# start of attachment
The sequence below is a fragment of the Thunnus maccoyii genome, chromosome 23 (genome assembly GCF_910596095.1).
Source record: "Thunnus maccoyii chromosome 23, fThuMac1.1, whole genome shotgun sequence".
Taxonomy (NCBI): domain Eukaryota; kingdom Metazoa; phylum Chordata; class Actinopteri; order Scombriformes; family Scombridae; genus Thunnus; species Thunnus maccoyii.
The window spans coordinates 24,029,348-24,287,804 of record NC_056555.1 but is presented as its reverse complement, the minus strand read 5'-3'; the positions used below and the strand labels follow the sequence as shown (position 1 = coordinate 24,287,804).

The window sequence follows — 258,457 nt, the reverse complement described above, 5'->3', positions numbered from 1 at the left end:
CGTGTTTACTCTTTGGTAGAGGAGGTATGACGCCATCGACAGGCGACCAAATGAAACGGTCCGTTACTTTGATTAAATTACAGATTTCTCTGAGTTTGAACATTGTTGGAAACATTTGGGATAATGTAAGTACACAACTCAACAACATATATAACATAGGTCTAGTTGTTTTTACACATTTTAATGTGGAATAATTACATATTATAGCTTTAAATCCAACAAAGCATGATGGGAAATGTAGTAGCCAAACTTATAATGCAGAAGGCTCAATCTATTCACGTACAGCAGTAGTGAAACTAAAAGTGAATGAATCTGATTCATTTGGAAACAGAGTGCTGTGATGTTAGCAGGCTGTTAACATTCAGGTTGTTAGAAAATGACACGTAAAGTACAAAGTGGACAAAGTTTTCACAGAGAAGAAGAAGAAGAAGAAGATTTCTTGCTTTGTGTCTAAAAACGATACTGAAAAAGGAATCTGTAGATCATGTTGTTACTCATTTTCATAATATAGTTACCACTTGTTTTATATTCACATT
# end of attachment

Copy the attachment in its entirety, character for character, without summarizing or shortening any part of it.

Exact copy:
The sequence below is a fragment of the Thunnus maccoyii genome, chromosome 23 (genome assembly GCF_910596095.1).
Source record: "Thunnus maccoyii chromosome 23, fThuMac1.1, whole genome shotgun sequence".
Taxonomy (NCBI): domain Eukaryota; kingdom Metazoa; phylum Chordata; class Actinopteri; order Scombriformes; family Scombridae; genus Thunnus; species Thunnus maccoyii.
The window spans coordinates 24,029,348-24,287,804 of record NC_056555.1 but is presented as its reverse complement, the minus strand read 5'-3'; the positions used below and the strand labels follow the sequence as shown (position 1 = coordinate 24,287,804).

The window sequence follows — 258,457 nt, the reverse complement described above, 5'->3', positions numbered from 1 at the left end:
CGTGTTTACTCTTTGGTAGAGGAGGTATGACGCCATCGACAGGCGACCAAATGAAACGGTCCGTTACTTTGATTAAATTACAGATTTCTCTGAGTTTGAACATTGTTGGAAACATTTGGGATAATGTAAGTACACAACTCAACAACATATATAACATAGGTCTAGTTGTTTTTACACATTTTAATGTGGAATAATTACATATTATAGCTTTAAATCCAACAAAGCATGATGGGAAATGTAGTAGCCAAACTTATAATGCAGAAGGCTCAATCTATTCACGTACAGCAGTAGTGAAACTAAAAGTGAATGAATCTGATTCATTTGGAAACAGAGTGCTGTGATGTTAGCAGGCTGTTAACATTCAGGTTGTTAGAAAATGACACGTAAAGTACAAAGTGGACAAAGTTTTCACAGAGAAGAAGAAGAAGAAGAAGATTTCTTGCTTTGTGTCTAAAAACGATACTGAAAAAGGAATCTGTAGATCATGTTGTTACTCATTTTCATAATATAGTTACCACTTGTTTTATATTCACATT